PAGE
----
America is the biggest spam source in the world, according to The Spampionship, a new league table of the 12 biggest spam-producing nations compiled by security vendor Sophos. China is fast emerging as a major source of unwanted email and Russia is in at number three after doubling its share of the spam market. To paraphrase music chart compilers, America has held onto the number one spot but China is in at number two with a bullet. (Or should that be a botnet?)
The Spampionship is not intended to be a roll call of shame, according to Sophos’s head of technology, Paul Ducklin. He claims that the table is meant to be a thought provoking study rather than a finger-pointing exercise.
“We want people to think about security and the consequences of spam,” says Ducklin. “People tend to think it’s harmless, but it’s damaging of lot of economies.”
Two words that are continually brought up in conversations at company meetings are “integration” and “cloud.” According to leading analyst firm Gartner, by 2016 the growth of cloud computing will increase to become the bulk of new IT spend. The relative cost of cloud services as compared to handling integration in-house has historically hindered executives’ decisions to implement cloud services and brokers. However, the undeniable benefits to cloud-based integration have now come to the forefront of consideration for C-level decision makers looking to relieve their companies of compliance challenges and security risks, while increasing the speed of data being transferred and analyzed. Putting the two words together, cloud integration is now more important than ever to tackle increasingly complex integration challenges.
As such, 2014 will be a disruptive year for integration providers, cloud services, Big Data and C-level executives looking to take full advantage of what data integration has to offer. Below are three trends companies can expect to see and incorporate into their businesses in the next year:
FRAMINGHAM, Mass. February 26, 2014 – According to a new mobile phone forecast from the International Data Corporation (IDC) Worldwide Quarterly Mobile Phone Tracker, worldwide smartphone shipments will slow to 8.3% annual growth in 2017 and 6.2% in 2018. Annual smartphone volume in 2013 surpassed 1 billion units for the first time, accounting for 39.2% growth over 2012. In the coming year, IDC expects mature markets like North America and Europe to drop to single digits, and Japan might contract slightly. Despite the high growth expected in many emerging markets, 2014 will mark the year smartphone growth drops more significantly than ever before. 2014 volumes are expected to be 1.2 billion, up from 1 billion in 2013, representing 19.3% year-over-year growth.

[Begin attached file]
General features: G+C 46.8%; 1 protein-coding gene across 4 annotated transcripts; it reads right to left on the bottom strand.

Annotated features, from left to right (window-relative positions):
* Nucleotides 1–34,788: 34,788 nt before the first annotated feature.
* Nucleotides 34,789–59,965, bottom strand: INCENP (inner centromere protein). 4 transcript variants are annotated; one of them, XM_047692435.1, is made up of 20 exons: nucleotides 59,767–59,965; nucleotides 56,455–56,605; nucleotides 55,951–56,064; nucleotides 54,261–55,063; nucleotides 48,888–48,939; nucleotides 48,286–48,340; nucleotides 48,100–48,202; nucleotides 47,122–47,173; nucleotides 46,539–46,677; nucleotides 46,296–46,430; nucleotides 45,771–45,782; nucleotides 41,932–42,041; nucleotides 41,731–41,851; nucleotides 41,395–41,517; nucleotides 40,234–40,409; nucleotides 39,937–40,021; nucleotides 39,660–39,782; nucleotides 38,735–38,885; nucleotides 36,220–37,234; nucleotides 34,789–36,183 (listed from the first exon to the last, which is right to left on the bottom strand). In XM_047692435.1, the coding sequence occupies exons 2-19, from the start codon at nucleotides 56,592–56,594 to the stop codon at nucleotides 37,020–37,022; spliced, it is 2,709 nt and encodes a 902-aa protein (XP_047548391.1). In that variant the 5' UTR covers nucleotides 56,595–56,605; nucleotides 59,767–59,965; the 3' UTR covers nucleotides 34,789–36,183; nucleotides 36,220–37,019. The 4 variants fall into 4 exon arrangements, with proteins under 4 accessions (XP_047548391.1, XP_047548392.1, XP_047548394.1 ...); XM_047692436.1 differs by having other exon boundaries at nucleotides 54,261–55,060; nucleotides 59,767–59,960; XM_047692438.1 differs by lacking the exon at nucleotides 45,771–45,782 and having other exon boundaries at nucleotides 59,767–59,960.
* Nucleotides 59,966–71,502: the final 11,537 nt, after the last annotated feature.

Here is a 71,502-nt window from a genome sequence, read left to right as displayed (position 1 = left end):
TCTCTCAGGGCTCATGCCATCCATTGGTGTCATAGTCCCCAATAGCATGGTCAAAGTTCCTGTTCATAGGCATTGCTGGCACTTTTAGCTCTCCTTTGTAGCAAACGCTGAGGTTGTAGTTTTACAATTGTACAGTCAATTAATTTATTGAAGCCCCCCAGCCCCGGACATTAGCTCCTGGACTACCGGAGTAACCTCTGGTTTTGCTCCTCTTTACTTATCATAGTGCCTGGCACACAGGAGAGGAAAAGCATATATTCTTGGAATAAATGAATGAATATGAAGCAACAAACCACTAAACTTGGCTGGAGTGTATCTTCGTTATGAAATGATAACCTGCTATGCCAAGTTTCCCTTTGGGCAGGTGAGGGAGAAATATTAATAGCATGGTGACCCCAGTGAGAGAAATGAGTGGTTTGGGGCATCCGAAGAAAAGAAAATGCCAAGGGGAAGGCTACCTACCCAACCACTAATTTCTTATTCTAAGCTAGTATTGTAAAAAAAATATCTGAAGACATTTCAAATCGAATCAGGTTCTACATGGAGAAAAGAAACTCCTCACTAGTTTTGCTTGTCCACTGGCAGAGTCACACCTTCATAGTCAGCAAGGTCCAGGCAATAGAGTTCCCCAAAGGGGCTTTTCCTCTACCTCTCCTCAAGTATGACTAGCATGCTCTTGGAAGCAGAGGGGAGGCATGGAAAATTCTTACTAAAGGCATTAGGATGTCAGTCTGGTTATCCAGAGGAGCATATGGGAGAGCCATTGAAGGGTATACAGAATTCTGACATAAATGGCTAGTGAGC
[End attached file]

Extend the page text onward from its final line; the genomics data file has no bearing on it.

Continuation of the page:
“In North America we see more than 200 million smartphones in active use, not to mention the number of feature phones still being used,” said Ryan Reith, Program Director with IDC’s Worldwide Quarterly Mobile Phone Tracker. “2014 will be an enormous transition year for the smartphone market. Not only will growth decline more than ever before, but the driving forces behind smartphone adoption are changing. New markets for growth bring different rules to play by and ‘premium’ will not be a major factor in the regions driving overall market growth.”
As mature markets become saturated and worldwide growth slows, service providers and device manufacturers are seeking opportunities to move hardware wherever they can. The result is rapidly declining price points, creating challenging environments in which to turn a profit. Worldwide smartphone average selling price (ASP) was $335 in 2013, and is expected to drop to $260 by 2018.
As the digital revolution continues to reshape the IT landscape, Enterprise IT faces some high-stakes decisions and pressure to move on those decisions quickly. Network World’s whitepaper, Enterprise IT at the Crossroads, explores how the confluence of digital disruptors—such as cloud and mobile—are driving transformative change at many companies.
B2B marketing budgets are rising, but ad pages are declining. This ongoing shift away from traditional advertising creates an expertise gap that publishers should be looking to fill more aggressively with a broad set of marketing services.
Content, of course, lies at the center of this shift – which is good news for publishers. In Ad Age’s annual BtoB marketing outlook survey, 52.5% of marketers said theyplan to increase total marketing budgets in 2014, the first time since 2011 that more than half of B2B marketers expected to spend more than the prior year. Three-quarters said they planned to spend more on content marketing,
The findings are in line with other recent studies. A study by Econsultancy and Adobefound that content marketing was a top priority among 44% of B2B marketers, clearly outdistancing other digital marketing activities. Forrester, in a joint study with the Business Marketing Association, found that that 59% of B2B marketers plan to increase content marketing expenditures in 2014 and that B2B marketers overall expect to spend what analyst Laura Ramos called a “fairly sizable” 12% of budgets on content marketing in the year ahead.
“As buyers rebuff conventional outbound approaches like email and sales calls, marketers must capture their attention through inbound approaches that offer more enticing fare — like benchmarks, social interactions, videos, and games — instead of the conventional product pitch,” Ramos wrote.